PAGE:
One-day teachers’ strike in Argentina protests provincial government’s indifference to complaints
The Education Workers of Chubut Association (ATECh) called a 24-hour strike for September 8 to protest the provincial government’s lack of response to teachers’ demands, which it characterizes as “abandonment.” A rally together with other educator and state-sector unions in the provincial capital Rawson was declared as well.
In recent weeks, ATECh has held a number of limited mobilizations to press its demands: a salary raise, substantial investment in infrastructure, continuation of courses and positions, increase of measures to combat COVID-19, connectivity guarantees as well as provision of netbooks for students and teachers, complete vaccination of the entire education sector, and guaranteed provision of and coverage for transportation, including the creation of routes that are missing.
Judicial workers in Argentina strike for 24 hours for payment of overdue raises
The Justice Employees National Union (UEJN) of Argentina struck for one day, September 9, to demand the payment of the third and fourth parts of a raise agreed to in parity talks. The judicial workers have held strikes, marches and rallies for the past five weeks.
The UEJN demanded the payment of a 15 percent raise retroactive to July, as well as a 10 percent increase due for September in the face of “the advance of the inflationary process,” according to UEJN president Julio Piumato.
The one-day walkout included marches and rallies in front of courthouses nationwide. The largest march went to the Palace of Justice in Buenos Aires and cut off some major streets.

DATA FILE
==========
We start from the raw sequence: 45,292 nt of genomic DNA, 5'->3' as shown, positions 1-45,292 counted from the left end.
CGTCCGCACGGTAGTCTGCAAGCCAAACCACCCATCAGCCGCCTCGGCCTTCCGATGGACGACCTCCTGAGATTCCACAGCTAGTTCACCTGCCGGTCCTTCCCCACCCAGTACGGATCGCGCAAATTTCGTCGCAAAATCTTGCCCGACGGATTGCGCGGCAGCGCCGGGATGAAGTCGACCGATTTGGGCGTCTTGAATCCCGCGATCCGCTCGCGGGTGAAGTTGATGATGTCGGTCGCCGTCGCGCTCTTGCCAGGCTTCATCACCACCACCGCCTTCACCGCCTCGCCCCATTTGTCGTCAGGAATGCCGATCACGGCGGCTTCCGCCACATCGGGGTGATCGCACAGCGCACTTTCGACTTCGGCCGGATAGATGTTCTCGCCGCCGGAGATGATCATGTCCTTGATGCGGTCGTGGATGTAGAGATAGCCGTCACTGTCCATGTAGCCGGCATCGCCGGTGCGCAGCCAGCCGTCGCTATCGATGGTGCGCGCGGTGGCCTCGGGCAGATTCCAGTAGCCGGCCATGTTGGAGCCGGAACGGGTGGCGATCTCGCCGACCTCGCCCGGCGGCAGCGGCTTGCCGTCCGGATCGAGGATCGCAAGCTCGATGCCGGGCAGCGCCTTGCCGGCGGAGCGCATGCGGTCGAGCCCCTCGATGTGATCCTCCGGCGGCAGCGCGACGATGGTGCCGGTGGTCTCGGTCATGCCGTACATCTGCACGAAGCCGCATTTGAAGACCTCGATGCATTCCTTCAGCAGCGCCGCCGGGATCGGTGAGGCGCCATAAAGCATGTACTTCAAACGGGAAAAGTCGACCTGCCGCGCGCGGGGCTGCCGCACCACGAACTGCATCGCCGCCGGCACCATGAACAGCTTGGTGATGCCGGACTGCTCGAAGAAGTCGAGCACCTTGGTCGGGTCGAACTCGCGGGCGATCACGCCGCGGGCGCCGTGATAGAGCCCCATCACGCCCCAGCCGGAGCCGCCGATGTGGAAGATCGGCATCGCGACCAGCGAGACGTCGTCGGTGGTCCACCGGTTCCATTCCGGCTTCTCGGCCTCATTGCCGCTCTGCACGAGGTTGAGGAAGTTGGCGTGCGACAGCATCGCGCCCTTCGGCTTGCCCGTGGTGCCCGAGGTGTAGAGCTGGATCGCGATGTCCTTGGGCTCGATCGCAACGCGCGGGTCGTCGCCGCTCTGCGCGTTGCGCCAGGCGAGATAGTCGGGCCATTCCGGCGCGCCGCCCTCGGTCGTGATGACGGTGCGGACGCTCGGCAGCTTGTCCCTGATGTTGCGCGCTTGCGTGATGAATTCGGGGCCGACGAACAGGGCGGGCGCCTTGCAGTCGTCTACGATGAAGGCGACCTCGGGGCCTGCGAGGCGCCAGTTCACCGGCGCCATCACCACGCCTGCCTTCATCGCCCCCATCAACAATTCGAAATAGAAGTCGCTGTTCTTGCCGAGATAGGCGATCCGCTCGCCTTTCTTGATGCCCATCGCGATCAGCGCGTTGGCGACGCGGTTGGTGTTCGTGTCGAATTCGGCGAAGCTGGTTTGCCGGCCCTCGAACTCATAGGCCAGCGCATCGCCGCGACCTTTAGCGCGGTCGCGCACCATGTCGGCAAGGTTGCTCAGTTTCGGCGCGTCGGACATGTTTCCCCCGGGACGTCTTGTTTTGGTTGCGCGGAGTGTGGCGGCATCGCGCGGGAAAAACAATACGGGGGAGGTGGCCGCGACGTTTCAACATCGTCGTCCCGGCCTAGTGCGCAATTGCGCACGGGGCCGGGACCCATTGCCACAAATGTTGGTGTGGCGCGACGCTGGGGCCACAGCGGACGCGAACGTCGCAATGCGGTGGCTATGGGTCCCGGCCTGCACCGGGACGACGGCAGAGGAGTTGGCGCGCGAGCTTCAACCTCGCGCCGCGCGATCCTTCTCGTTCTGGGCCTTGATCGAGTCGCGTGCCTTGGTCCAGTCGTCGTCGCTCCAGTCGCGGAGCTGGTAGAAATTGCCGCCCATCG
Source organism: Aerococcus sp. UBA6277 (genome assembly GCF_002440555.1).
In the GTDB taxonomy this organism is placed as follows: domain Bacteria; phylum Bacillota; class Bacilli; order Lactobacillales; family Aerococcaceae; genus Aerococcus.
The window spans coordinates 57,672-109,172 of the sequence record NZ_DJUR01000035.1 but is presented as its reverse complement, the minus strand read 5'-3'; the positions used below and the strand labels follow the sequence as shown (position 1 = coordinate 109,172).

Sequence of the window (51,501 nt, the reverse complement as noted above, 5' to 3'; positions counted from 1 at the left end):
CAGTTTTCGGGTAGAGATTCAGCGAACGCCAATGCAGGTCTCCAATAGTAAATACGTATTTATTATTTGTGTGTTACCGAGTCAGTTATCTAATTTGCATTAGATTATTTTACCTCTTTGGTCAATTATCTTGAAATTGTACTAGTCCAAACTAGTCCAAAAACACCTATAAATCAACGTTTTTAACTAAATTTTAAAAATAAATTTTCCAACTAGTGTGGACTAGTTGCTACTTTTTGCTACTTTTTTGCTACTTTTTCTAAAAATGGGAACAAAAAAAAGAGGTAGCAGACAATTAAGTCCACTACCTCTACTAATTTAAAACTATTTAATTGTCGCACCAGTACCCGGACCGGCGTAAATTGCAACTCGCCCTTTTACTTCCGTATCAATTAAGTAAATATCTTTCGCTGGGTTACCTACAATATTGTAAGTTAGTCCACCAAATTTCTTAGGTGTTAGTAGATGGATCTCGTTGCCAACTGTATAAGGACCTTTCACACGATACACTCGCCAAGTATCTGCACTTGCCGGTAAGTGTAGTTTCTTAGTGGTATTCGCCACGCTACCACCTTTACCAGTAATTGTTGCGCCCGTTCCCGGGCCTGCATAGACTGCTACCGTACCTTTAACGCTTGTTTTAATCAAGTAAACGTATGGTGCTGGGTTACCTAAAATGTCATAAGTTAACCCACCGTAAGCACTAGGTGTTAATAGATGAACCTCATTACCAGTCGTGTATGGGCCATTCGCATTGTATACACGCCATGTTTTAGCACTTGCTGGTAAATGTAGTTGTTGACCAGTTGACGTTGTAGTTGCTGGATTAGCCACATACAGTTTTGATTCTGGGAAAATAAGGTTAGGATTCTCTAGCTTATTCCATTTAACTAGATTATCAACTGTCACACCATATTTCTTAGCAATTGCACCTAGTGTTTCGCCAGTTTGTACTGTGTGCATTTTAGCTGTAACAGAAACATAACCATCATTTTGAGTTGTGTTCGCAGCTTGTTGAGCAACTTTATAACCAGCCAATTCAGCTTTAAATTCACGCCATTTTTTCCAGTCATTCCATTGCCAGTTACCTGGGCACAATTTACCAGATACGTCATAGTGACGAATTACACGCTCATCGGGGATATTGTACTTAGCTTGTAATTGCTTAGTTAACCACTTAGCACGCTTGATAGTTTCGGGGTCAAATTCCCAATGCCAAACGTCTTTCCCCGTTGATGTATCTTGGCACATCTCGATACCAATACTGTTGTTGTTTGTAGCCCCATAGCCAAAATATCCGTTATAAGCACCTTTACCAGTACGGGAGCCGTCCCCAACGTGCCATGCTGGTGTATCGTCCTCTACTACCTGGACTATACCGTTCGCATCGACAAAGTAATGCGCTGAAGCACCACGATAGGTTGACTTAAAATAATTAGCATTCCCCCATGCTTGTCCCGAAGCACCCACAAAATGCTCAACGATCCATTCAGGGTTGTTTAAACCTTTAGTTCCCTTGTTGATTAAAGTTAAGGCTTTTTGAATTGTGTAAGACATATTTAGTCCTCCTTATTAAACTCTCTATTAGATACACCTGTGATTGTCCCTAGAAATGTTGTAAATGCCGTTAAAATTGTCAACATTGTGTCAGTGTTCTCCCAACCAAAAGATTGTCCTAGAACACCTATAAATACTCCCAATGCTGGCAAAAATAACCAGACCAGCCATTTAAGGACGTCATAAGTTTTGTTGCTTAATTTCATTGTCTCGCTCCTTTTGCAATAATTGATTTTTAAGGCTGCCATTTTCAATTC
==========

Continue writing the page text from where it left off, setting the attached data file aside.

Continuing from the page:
Uruguayan industrial union federation calls four-hour strike against government policies
Members of Uruguay’s Industrial Syndicates Confederation (CSI) struck for four hours September 7 in opposition to the current administration’s policies. The CSI is a member of the national PIT-CNT federation.
The mobilization, which included a mobilization in Montevideo, was held to demand defense of jobs and wages, no reductions in pensions, preservation of public enterprises and the rescission of the Urgent Consideration Law (LUC), a collection of anti-worker measures promoted by President Luis Lacalle Pou in the guise of economic stimulus.
At a rally in front of the National Labor Directorate, PIT-CNT head Marcelo Abdala blasted the “connivance and complicity” of Lacalle Pou and business that have brought hunger, unemployment and poverty to the Uruguayan working class. Another speaker, whose organization runs “popular cooking pots” (ollas populares, outdoor community kitchens), said, “We’re not the solution; people should be able to eat in their homes.” He added that “this country is not poor, it is profoundly unequal and the gap between the rich and the poor is every day wider.”
Another, wider strike is planned for this week.
Guyanese bridge operators protest for better working conditions, pay
Operators of the Berbice River Bridge near New Amsterdam, Guyana held a protest September 7 to demand improvements in working conditions and wages, and the firing of the general manager of their employer, the Berbice Bridge Company Incorporated (BBCI).